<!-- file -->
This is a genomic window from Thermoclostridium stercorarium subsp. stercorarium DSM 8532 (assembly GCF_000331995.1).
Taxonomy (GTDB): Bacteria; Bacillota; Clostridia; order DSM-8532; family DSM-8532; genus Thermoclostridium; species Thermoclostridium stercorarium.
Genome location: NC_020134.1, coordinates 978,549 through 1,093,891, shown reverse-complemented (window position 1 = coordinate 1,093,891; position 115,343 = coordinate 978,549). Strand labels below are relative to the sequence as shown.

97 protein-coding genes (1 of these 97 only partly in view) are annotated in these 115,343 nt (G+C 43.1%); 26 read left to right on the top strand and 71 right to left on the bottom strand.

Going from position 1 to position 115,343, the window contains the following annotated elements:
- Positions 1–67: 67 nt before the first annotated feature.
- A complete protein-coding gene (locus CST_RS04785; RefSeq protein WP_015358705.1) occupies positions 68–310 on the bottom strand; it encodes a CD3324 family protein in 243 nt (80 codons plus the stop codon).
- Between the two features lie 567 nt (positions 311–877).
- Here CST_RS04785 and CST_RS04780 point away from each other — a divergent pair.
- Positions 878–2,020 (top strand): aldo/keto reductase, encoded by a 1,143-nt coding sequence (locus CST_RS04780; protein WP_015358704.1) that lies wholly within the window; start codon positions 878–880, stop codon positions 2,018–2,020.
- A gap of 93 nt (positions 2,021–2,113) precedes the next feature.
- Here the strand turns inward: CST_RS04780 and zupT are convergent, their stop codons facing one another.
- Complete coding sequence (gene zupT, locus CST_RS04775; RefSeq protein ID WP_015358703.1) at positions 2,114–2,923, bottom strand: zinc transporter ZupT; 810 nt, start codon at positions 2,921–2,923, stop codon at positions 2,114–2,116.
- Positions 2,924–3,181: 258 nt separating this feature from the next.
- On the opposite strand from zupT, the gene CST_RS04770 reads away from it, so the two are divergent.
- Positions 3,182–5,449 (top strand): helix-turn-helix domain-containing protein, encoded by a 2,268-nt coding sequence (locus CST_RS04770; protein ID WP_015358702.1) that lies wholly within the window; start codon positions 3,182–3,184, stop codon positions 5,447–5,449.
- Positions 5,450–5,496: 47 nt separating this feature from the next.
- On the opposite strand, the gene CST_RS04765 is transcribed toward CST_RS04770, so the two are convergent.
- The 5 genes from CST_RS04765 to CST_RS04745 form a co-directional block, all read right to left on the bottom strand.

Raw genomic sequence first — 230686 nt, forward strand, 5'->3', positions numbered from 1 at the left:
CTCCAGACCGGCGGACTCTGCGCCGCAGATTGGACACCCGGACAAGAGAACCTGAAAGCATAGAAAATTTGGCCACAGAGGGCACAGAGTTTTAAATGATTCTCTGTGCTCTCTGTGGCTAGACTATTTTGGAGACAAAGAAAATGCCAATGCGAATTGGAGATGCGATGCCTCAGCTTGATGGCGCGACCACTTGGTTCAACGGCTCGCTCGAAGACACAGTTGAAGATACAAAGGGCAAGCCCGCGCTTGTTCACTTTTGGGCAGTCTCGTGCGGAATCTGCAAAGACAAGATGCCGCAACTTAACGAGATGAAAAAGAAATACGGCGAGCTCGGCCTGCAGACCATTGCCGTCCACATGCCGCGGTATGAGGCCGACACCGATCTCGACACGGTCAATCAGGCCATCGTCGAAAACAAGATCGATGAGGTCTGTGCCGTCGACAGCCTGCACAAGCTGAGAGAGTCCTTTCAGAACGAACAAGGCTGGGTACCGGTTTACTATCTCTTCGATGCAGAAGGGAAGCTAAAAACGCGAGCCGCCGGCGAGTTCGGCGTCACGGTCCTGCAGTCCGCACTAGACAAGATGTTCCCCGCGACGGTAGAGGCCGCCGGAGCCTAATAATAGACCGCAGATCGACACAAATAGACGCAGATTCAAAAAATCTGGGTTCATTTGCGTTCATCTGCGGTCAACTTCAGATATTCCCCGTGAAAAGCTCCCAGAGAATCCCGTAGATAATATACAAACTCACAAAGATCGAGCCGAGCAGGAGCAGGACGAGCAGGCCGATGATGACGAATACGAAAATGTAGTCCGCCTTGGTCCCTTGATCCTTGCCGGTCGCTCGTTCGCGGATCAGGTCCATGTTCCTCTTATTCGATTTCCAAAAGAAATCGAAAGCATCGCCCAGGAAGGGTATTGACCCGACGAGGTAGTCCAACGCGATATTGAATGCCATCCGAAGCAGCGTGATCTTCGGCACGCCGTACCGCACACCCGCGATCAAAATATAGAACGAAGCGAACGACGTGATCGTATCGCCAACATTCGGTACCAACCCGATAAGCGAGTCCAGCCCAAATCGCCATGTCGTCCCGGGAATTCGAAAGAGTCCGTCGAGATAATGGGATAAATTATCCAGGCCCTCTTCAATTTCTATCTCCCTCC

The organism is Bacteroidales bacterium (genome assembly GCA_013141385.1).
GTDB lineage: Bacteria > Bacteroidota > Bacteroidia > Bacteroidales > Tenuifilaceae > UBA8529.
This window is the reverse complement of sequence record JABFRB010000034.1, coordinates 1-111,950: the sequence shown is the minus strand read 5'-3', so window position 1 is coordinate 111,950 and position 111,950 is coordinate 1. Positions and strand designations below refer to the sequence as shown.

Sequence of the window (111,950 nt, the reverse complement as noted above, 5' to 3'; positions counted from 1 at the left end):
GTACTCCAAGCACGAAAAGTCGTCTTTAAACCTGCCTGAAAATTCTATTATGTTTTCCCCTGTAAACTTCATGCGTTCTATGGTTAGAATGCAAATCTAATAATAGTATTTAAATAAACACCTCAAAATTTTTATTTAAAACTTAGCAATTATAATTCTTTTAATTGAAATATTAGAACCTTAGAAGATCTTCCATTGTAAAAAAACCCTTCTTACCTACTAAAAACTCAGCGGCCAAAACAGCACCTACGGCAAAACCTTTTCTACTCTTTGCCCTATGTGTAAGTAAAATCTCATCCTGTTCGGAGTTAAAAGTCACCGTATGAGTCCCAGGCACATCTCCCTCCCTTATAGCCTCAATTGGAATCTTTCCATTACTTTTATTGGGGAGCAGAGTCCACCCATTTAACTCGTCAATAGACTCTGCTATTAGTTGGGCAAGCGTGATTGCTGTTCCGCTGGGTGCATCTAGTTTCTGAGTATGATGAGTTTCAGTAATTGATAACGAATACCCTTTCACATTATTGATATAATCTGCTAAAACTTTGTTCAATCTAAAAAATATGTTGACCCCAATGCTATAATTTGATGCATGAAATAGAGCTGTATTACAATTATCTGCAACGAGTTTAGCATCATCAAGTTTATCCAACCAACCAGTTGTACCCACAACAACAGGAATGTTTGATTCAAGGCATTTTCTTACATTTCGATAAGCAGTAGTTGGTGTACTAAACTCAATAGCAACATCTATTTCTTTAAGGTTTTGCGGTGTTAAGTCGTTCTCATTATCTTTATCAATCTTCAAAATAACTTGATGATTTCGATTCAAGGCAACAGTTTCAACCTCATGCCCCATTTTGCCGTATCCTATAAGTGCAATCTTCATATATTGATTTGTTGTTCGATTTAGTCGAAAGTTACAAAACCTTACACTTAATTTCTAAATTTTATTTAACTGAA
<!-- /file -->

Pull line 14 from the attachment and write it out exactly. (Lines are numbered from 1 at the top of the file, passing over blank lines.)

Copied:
- Positions 2,924–3,181: 258 nt separating this feature from the next.